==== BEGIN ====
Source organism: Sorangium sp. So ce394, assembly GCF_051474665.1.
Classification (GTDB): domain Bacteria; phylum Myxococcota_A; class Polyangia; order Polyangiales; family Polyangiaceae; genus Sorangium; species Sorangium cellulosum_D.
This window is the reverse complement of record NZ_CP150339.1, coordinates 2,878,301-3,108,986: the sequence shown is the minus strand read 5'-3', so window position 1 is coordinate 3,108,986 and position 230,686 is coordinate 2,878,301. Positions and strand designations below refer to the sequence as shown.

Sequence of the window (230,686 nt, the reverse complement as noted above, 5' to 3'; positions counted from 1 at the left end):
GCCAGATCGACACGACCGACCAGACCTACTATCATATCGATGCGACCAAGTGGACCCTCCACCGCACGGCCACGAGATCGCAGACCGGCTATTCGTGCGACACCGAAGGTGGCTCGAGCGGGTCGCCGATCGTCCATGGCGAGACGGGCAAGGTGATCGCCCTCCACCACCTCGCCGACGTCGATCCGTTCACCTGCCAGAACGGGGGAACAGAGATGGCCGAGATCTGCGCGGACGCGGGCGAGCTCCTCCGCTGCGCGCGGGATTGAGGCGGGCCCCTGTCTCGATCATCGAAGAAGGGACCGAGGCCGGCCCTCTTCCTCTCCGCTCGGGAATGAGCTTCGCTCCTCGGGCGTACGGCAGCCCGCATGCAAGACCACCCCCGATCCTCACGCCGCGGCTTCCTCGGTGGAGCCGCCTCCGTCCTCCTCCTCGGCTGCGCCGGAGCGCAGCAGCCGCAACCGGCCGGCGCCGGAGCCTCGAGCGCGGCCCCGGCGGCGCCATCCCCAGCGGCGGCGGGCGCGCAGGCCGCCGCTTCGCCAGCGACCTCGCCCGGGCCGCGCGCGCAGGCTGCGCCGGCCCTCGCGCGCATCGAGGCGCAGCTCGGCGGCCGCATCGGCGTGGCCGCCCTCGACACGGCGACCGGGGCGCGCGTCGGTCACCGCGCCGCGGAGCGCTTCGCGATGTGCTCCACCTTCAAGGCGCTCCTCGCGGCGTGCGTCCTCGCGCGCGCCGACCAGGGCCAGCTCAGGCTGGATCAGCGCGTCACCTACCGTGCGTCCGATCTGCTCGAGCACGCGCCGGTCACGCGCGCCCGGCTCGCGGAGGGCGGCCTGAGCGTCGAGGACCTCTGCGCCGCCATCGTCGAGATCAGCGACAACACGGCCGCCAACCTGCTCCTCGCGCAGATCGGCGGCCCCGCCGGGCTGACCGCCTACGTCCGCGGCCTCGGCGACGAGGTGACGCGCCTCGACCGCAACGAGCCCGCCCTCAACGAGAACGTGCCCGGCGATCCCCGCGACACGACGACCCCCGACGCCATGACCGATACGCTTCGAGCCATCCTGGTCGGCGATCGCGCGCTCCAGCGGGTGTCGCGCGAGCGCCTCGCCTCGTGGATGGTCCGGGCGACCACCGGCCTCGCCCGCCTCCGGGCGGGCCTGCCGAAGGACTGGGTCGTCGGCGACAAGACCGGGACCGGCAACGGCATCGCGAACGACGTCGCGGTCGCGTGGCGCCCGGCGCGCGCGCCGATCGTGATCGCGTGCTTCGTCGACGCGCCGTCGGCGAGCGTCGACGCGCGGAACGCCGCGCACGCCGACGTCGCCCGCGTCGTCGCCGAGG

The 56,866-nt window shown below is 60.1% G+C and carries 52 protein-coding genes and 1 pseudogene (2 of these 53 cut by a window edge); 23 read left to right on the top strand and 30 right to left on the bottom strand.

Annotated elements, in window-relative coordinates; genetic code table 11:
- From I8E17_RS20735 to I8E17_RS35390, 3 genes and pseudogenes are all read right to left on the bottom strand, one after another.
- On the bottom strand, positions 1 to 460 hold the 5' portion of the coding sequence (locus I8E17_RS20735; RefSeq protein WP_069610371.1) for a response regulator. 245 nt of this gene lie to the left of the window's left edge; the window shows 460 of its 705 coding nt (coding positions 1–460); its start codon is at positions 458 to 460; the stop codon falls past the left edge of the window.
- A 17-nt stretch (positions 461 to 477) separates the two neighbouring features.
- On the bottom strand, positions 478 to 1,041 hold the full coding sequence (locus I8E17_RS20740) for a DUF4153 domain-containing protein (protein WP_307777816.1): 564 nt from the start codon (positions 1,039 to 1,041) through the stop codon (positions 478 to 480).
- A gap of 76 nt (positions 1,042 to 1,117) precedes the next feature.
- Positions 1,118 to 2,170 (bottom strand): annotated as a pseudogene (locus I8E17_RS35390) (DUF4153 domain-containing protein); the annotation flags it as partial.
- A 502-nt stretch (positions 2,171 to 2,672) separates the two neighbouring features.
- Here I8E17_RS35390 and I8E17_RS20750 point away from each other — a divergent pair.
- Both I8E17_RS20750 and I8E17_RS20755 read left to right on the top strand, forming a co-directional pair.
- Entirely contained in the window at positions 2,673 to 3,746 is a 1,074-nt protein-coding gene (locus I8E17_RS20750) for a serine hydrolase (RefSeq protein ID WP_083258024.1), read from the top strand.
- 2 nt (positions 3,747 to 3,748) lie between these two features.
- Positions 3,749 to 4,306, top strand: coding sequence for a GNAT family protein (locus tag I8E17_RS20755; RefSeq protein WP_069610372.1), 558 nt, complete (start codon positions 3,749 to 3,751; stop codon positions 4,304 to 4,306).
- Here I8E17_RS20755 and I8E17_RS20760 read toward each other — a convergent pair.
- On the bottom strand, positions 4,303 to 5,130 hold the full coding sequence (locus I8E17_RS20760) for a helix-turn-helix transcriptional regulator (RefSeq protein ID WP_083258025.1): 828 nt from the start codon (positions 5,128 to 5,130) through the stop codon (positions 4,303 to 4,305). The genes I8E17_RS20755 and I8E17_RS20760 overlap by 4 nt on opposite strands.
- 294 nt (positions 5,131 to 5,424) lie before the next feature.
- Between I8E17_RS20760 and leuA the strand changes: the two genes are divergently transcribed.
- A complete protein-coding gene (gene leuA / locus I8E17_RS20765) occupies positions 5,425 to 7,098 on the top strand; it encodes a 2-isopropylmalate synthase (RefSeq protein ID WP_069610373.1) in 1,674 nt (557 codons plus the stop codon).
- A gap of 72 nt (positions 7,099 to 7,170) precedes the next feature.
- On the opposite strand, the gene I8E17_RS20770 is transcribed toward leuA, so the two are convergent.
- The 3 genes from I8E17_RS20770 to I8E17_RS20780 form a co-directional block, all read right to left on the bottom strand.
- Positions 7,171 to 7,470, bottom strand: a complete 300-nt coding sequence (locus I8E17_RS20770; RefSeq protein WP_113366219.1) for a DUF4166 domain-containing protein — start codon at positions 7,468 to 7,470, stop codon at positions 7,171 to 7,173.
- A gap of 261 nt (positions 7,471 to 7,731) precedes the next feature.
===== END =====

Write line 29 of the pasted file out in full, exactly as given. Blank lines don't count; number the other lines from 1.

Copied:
- A gap of 261 nt (positions 7,471 to 7,731) precedes the next feature.